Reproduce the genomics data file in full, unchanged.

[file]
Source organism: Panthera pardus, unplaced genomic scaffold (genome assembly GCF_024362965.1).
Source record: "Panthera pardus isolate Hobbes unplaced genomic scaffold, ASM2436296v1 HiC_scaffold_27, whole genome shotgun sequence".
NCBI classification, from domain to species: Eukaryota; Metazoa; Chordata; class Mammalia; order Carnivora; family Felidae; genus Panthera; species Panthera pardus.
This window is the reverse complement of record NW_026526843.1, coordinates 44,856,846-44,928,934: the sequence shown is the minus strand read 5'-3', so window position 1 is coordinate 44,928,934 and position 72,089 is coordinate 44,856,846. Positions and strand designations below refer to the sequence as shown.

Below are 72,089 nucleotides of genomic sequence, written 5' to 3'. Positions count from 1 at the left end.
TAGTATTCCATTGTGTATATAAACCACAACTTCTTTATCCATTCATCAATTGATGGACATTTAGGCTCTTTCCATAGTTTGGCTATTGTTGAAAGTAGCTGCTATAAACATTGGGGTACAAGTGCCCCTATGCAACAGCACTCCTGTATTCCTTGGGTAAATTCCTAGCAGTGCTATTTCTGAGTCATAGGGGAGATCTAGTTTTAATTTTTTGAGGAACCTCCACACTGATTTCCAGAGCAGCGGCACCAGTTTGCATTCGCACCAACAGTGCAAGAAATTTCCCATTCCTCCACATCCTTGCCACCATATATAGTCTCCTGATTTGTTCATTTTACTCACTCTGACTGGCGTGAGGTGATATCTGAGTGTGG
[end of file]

Source organism: Panthera pardus, unplaced genomic scaffold (genome assembly GCF_024362965.1).
Source record: "Panthera pardus isolate Hobbes unplaced genomic scaffold, ASM2436296v1 HiC_scaffold_27, whole genome shotgun sequence".
NCBI classification, from domain to species: Eukaryota; Metazoa; Chordata; class Mammalia; order Carnivora; family Felidae; genus Panthera; species Panthera pardus.
This window is the reverse complement of record NW_026526843.1, coordinates 44,856,846-44,928,934: the sequence shown is the minus strand read 5'-3', so window position 1 is coordinate 44,928,934 and position 72,089 is coordinate 44,856,846. Positions and strand designations below refer to the sequence as shown.

Below are 72,089 nucleotides of genomic sequence, written 5' to 3'. Positions count from 1 at the left end.
TAGTATTCCATTGTGTATATAAACCACAACTTCTTTATCCATTCATCAATTGATGGACATTTAGGCTCTTTCCATAGTTTGGCTATTGTTGAAAGTAGCTGCTATAAACATTGGGGTACAAGTGCCCCTATGCAACAGCACTCCTGTATTCCTTGGGTAAATTCCTAGCAGTGCTATTTCTGAGTCATAGGGGAGATCTAGTTTTAATTTTTTGAGGAACCTCCACACTGATTTCCAGAGCAGCGGCACCAGTTTGCATTCGCACCAACAGTGCAAGAAATTTCCCATTCCTCCACATCCTTGCCACCATATATAGTCTCCTGATTTGTTCATTTTACTCACTCTGACTGGCGTGAGGTGATATCTGAGTGTGG